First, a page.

• Outrun1986 says:

      It seems that a good way to start up a computer repair business is to locate yourself relatively close to a geek squad or BB location. Then you will reap the benefits of everything that Best Buy breaks when they come running to you. If you can fix it on site within a reasonable amount of time and charge less than Geek Squad you have yourself a customer for life.

  44. DrLumen says:

    Wow, $329 for some type of GS extended warranty.

    I bought an extended warranty for my Lenovo laptop and the additional 2 years was only $79. It covered accidental damage and all that stuff too. It did not cover the battery but apparently the GS extended whatever doesn’t either.

    Point I’m trying to make is… if you want to get an extended warranty go with the OEM. No need to buy it from some insurance company that is going to make you jump through rings-of-fire to get any type of service. Plus, with an OEM warranty, you can take it to any approved repair center to get it worked on and not have to take it to BB or GS.

  45. mdoneil says:

    Just sue them. Why talk to clerks?

  46. Jeepman says:

    Blames the OP For SURE
    Shopped at Best Buy AND bought “Black Tie”

    Deserves what she gets. Sorry.

  47. FrankReality says:

    Damn, I’m surprised some scum-sucker lawyer hasn’t gone after Best Buy with a class-action suit since their extended warranties aren’t worth the paper they’re written on.

  48. A says:

    When I got my first laptop, I got the protection plan from best buy because I didn’t want to spend all that money and have it go to waste. I must say – I am glad I did, because I had a few keyboards replaced and also had a power cord go out. However, I have found that they do not go out of their way to give you what you paid for. I waited, and waited…..and then just forgot about getting my new battery. Then, last year, I made an off-handed comment about it to a friend and she said “duh, you have to call them!” I was like “wait, but I paid for it!” To me, that is bad business. I am not so excited to get this stuff now, because I know I can get plans from other places.

  49. Hotzpacho says:

    1. I worked at Best Buy, so let me offer some insight.
    2. Geek Squad are glorified IT wannabes. They’re just regular employees, none of them have IT degrees or certifications. They get paid between $8-12 bucks an hour. IT graduates from a 4 year university get on average $55,000-65,000 a year to start.
    3. I’ve seen employees go from cashiers or car audio to geek squad.
    4. Best Buy trains the employees by requiring them to take quizzes or tests on their store computers. Ironically these quizzes can have their answers recorded and then passed on to the next employee.
    5. Employees don’t know what their selling, meaning the products themselves. Employees are required to give a sales pitch, sell an item that has a high mark up and earns best buy more money in the process. Forget what the consumer wants or needs.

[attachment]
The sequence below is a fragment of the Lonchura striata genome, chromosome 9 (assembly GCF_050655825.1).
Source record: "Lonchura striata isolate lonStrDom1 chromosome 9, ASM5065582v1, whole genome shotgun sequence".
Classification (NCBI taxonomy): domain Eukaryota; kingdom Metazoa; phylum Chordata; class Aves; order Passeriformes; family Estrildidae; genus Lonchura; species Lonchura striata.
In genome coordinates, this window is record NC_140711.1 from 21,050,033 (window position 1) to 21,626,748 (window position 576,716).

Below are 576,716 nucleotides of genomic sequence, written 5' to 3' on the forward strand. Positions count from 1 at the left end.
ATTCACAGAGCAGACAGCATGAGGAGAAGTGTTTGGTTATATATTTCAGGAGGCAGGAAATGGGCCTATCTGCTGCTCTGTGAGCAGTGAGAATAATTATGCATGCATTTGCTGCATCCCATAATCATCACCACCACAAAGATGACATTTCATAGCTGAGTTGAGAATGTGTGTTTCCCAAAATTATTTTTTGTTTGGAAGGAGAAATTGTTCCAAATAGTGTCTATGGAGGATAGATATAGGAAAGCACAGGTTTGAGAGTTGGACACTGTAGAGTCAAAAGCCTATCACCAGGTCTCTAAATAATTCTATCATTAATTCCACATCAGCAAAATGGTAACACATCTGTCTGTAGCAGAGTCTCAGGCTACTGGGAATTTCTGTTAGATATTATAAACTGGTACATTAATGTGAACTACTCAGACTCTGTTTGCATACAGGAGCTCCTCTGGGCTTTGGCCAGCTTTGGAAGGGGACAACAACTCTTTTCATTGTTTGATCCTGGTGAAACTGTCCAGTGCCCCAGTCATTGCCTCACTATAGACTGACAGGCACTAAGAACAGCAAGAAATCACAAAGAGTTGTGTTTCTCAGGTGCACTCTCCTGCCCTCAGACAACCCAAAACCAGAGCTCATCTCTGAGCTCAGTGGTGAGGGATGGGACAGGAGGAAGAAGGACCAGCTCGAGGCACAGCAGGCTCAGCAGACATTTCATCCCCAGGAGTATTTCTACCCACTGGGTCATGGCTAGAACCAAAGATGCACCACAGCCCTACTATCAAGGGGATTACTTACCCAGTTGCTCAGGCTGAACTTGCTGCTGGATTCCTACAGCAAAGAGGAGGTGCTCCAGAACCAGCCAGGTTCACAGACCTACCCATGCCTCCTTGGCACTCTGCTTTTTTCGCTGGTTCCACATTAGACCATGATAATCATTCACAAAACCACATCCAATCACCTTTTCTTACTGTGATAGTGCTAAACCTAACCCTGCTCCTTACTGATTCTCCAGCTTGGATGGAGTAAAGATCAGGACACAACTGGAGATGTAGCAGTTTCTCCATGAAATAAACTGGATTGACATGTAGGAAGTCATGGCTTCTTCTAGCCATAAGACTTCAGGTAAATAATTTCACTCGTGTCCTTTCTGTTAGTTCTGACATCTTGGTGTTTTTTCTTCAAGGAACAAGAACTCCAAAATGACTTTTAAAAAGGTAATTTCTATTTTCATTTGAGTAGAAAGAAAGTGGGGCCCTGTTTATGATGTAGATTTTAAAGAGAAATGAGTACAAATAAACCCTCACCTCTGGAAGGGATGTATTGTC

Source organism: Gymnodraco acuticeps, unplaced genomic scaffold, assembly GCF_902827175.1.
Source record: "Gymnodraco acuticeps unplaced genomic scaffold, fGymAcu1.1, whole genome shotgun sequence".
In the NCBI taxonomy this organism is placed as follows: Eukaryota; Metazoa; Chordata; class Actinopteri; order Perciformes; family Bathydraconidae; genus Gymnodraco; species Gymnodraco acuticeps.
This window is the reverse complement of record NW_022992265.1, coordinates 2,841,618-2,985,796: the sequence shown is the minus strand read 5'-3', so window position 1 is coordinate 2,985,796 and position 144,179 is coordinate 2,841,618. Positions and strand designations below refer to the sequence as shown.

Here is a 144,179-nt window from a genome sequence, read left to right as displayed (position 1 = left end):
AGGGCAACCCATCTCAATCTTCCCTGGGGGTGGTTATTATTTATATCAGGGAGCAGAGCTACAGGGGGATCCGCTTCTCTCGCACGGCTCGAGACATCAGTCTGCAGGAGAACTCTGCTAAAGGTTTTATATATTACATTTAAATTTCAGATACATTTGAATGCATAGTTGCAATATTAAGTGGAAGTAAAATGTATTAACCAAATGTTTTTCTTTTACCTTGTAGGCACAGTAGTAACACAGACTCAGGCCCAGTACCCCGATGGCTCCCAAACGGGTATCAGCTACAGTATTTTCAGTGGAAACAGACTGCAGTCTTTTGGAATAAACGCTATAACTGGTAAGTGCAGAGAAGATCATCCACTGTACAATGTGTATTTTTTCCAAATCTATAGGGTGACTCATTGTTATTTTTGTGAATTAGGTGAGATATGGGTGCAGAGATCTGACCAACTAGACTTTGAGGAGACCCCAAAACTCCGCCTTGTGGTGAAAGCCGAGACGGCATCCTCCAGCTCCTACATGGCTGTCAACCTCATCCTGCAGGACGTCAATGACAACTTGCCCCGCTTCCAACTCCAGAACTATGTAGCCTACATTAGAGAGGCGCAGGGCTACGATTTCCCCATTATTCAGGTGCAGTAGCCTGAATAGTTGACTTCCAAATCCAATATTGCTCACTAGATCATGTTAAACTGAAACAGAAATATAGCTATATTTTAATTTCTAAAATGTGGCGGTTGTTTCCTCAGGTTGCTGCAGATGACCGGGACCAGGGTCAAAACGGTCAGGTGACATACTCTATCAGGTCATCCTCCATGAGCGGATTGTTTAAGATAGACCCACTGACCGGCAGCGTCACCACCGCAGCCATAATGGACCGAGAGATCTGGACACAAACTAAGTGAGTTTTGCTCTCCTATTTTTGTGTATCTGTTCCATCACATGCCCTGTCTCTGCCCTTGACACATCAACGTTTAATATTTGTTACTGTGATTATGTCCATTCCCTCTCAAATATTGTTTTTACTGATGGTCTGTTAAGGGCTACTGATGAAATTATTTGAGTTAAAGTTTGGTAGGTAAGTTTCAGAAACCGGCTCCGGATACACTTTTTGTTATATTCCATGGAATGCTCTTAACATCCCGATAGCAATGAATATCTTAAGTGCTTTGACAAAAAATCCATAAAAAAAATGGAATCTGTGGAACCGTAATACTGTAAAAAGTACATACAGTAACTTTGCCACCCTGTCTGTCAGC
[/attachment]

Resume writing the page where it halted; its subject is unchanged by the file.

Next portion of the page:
6. The computers people buy in the store, namely desktops are filled with lowest bid parts and the consumers think they’re getting quality.
    7. You’d be amazed if you worked in the warehouse. They man handle the merchandise. I once saw a guy dropping Xbox’s from about 12 feet onto the concrete floor because he was too lazy to walk them down the ladder. Ironically the warehouse manager or at that time, the product process manager stood by and watched.
    8. The company doesn’t hire or require their managers or even district managers to have college degrees. That’s because Best Buy is all about making themselves look like a million bucks, with a bunch of employees who couldn’t or can’t make it in college. How often have you seen Best Buy promote universities? They pay their employees slightly over minimum wage to make the appearance of being great yet i knew an employee who worked for the company for 11 years, managed millions of dollars worth of merch for about 6/11 years and made $44,000 a year before taxes. Someone who had a college degree in business would start out making $44,000/yr. Best Buy doesn’t want to pay their employees great, doesn’t require degrees for their management because they don’t want to have to pay big bucks, train their employees with cheat-able 5 minute quizzes, yet advertise like their super intelligent.
    9. I called Geek Squad to ask about their warranties and services and the geek didn’t know what was what. The difference between a IT graduate and a glorified nerd, right?
    10. I called Best Buy the other night to ask a “customer service specialist”, there’s nothing special about them, trust me i used to be one, what components were inside a computer a friend had recently purchased. After about 15 minutes of answering 0/10 questions I had he explained he didn’t know the answers, duh, and that i should contact Dell. BTW Dell should be on this list!!!
    11. I remember i tried to apply for tuition reimbursement. They delayed the process for so long that when they finally got back to me, they said I was passed the qualifying date. It took them 3 months to give me a reply!!!! They deliberately delayed it so i fell outside of the cut off date.
    12. they hound their customers and don’t care what they want.
    13. I could go on for hours about this company and I’ve seen it from both the employee and the customer side.

  50. Hotzpacho says:

    Had Best Buy not faced off against EA in the 2nd round they could have easily made the quarterfinals. BETTER SEEDING NEXT YEAR!!! lol